Future Challenges in Space Writing

As promised, today I’ll take on the subject of future issues in technical writing in a space context. This war born out of a Facebook discussion with my former thesis advisor, Karla Kitalong, who’s now teaching at Michigan Technological University. Someone suggested that all of these issues I mention below were addressed in the science-fiction novel Red Mars by Kim Stanley Robinson. That might be true, but as we move closer to a spacefaring society, it’s time we realized that things we thought of as science fiction are becoming regular headlines.

My Advisor Should Have Known This Was Coming…

Dr. K posted the following challenge on Facebook:

I’ll be teaching the capstone course for our tech comm undergraduate majors this fall, and I’d like to have them read and engage with a technology studies book or two, or maybe a series of articles. I haven’t settled on a theme or topic yet; I’ve been considering a range of things, including mobility. China, AI. surveillance, big data, science controversies, medical rhetoric, risk, robotics. The general goal would be to encourage them to think critically as they try to visualize their work in a context that maybe doesn’t exist yet–or that they haven’t considered yet.

Mind you, any of the topics she suggested might lead to interesting discussions or blog posts in the future. However, given that a) I went into grad school to get a job in the space industry, and b) researched and wrote a paper relating to space nearly every semester (including my thesis), she probably could have guessed what sorts of topics I would suggest. What follows is an expanded version of what I posted on her wall.

Tech Writing in a Spacefaring Civilization

Supporting technical communication in a spacefaring civilization will be a future challenge for technical communicators, as it will involve people (including writers) actually living and working in settlements beyond Earth:  the Moon, Mars, asteroids, space habitats, etc.

Issues could include:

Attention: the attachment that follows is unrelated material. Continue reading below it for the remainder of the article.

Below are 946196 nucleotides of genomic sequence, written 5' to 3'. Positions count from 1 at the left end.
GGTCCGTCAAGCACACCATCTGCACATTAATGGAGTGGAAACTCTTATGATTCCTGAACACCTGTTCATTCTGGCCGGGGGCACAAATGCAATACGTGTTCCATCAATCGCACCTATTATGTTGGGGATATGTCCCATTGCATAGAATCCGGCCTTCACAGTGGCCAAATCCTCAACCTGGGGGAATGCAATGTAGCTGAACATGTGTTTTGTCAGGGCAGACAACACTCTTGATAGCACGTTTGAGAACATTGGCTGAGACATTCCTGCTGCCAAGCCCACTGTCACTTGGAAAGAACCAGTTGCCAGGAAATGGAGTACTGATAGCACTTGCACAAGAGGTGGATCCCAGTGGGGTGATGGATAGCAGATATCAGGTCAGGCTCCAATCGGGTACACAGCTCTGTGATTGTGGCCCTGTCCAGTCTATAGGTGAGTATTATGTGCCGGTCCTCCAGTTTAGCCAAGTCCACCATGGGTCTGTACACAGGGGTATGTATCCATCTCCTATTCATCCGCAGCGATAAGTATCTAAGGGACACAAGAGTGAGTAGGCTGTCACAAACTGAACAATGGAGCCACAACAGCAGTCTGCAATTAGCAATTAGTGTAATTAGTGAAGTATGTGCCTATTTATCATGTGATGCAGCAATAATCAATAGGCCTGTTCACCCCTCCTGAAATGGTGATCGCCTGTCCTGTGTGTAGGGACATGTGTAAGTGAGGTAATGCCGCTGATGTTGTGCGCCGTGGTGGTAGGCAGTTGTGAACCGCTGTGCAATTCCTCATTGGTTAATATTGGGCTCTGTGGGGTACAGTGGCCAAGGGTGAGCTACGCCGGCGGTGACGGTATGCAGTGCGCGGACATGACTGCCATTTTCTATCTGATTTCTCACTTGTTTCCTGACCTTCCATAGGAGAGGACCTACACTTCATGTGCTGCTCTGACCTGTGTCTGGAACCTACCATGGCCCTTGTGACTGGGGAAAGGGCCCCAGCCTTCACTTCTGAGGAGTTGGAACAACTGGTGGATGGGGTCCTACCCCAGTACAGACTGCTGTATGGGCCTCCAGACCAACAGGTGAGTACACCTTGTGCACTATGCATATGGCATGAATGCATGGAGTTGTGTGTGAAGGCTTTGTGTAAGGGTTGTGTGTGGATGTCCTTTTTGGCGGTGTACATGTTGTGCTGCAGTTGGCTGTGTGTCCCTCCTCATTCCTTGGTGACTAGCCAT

• Mining for resources on other worlds (planets, moons, asteroids).
  • Human activities in the presence of potential alien life (most likely microbes)
  • Balancing human activities with maintaining the original
    environment on other worlds for the benefit of science (i.e., protection of and from the Martian environment).
  • Communicating technical information about space activities easily and clearly among what is certain to be an international community.
  • The legal status of people, property, and business operations in an environment that is mostly unregulated
  • Ensuring access to space-related technology/business opportunities/data to underrepresented audiences
  • Evaluating the most effective methods for sharing technical/safety information in an environment where paper is in short supply. (No link for this one—but it relates to the previous discussion of how astronauts handle documentation/instructions now. Obviously more and more tasks will be put on computers. However, given the lack of atmosphere on the Moon and free space plus the minimal atmosphere on Mars, those computers will have to be hardened against radiation. What will the backup systems be if a massive solar flare wreaks havoc on the electronics?

Yes, these are fun paper topics…but eventually they’ll be real on-the-job challenges for the space-based technical writer. We should have a say in how things are done, yes?

About Bart Leahy

Freelance Technical Writer, Science Cheerleader Event & Membership Director, and an all-around nice guy. Here to help.
This entry was posted in careers, science fiction, technical writing, Technology, workplace. Bookmark the permalink.

Leave a Reply

This site uses Akismet to reduce spam. Learn how your comment data is processed.